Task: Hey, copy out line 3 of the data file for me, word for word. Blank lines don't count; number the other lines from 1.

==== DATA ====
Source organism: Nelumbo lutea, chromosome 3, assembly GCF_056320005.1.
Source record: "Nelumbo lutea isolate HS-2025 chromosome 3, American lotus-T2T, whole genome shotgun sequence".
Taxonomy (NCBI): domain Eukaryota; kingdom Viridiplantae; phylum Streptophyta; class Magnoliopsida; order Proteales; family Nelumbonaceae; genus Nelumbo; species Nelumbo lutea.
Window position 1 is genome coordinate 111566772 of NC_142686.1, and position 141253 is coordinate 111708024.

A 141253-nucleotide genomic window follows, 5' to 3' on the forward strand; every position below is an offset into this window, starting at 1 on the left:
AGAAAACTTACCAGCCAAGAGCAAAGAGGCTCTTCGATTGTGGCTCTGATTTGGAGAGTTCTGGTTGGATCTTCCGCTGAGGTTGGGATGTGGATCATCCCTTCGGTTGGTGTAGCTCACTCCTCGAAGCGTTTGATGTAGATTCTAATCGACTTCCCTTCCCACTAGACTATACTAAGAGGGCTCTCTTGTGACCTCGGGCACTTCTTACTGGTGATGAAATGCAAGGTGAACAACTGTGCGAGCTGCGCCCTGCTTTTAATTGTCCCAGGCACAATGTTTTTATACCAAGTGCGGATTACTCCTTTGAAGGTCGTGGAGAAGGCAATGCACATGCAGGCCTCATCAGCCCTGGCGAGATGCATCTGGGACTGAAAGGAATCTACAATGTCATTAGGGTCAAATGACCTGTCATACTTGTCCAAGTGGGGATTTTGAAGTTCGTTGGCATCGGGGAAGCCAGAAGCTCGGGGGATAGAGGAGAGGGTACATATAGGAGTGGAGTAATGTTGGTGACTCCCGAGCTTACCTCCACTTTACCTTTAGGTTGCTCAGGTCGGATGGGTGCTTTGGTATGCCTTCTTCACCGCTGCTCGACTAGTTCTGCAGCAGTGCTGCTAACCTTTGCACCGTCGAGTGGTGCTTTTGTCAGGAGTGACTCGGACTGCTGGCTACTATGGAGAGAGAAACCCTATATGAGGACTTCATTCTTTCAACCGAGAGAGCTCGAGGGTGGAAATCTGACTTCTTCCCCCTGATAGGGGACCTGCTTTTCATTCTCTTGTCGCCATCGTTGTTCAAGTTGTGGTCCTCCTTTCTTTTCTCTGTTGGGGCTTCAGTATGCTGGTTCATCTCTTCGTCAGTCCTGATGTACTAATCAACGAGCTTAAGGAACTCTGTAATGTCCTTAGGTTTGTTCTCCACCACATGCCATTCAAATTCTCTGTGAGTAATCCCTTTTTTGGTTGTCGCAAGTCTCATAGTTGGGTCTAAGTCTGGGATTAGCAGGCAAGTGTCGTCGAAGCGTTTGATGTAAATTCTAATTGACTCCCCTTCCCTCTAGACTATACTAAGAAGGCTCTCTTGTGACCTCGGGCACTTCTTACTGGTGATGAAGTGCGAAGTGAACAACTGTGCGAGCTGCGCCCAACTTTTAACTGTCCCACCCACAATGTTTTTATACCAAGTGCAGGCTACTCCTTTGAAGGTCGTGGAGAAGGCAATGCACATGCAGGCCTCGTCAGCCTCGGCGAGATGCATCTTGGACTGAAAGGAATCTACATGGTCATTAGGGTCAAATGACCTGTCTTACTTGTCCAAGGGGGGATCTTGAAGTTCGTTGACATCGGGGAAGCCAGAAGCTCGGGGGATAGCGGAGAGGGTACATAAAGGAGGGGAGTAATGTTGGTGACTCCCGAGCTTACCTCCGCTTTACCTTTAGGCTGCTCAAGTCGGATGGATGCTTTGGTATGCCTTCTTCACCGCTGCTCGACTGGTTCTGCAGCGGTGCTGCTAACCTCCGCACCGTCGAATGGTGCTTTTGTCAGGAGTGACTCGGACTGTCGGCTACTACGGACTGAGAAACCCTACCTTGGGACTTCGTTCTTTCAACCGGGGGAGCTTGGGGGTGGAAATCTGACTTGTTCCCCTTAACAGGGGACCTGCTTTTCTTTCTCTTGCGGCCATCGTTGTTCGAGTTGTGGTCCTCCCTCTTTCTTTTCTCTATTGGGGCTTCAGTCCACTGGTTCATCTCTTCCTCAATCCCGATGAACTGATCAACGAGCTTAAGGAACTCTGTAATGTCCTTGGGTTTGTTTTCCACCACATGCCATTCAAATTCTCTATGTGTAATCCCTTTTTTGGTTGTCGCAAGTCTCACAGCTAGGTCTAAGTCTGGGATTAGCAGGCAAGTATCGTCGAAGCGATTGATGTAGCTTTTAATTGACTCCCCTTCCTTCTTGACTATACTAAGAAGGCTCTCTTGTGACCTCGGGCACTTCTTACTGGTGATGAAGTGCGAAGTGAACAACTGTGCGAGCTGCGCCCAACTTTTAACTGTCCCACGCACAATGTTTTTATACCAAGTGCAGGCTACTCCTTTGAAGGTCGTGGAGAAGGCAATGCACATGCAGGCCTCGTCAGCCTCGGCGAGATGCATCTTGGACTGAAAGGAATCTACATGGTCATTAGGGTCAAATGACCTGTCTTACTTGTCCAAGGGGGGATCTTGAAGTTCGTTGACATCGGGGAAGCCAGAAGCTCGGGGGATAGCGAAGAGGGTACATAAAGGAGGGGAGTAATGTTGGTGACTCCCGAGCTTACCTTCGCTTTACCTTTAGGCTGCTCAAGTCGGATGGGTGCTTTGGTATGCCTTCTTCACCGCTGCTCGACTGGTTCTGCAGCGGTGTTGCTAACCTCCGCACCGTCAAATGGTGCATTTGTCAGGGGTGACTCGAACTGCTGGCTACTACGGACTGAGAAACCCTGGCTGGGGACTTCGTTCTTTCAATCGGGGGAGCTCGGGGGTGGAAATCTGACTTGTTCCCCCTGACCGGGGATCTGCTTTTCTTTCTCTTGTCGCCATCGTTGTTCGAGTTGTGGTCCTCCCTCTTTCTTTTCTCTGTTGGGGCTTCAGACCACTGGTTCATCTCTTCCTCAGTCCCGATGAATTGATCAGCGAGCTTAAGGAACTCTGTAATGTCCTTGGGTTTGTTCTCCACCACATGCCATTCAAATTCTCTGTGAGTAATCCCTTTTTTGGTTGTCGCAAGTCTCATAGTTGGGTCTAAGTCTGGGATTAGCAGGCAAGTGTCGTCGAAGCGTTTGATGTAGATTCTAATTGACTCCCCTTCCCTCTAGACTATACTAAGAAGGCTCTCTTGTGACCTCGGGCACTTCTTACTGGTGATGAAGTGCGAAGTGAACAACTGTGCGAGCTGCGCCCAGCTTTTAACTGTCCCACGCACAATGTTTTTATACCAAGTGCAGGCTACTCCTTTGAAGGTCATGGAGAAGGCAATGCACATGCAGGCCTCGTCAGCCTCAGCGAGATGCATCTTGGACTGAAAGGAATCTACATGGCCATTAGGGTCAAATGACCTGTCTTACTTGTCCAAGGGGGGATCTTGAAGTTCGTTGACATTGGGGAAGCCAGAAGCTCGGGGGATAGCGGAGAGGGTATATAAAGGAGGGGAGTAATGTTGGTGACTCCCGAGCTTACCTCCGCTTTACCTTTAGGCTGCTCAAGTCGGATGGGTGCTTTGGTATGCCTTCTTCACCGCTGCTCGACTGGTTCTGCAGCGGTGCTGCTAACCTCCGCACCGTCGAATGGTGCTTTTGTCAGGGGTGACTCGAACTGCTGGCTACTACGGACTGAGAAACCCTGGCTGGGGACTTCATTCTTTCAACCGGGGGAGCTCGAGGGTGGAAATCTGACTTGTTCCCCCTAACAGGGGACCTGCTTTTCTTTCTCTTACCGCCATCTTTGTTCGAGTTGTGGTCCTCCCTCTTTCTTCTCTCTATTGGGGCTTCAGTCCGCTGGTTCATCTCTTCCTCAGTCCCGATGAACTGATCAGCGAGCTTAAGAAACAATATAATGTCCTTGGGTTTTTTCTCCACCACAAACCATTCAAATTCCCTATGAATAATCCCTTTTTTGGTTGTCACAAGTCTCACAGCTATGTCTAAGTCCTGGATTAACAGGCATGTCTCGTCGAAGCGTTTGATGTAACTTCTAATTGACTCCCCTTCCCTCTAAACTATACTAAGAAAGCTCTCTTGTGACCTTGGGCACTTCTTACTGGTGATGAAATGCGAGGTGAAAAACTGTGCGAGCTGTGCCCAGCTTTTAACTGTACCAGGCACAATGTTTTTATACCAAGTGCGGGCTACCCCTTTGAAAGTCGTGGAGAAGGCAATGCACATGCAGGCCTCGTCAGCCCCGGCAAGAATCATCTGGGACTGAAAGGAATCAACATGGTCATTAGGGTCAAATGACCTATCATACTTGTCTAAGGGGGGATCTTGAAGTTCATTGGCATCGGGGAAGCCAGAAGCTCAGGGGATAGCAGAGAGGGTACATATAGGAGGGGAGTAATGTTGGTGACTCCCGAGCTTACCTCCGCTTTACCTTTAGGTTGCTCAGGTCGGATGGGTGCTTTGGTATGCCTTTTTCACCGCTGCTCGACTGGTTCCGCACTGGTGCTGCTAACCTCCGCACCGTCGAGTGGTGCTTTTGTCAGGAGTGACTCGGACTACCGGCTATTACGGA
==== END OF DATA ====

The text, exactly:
Taxonomy (NCBI): domain Eukaryota; kingdom Viridiplantae; phylum Streptophyta; class Magnoliopsida; order Proteales; family Nelumbonaceae; genus Nelumbo; species Nelumbo lutea.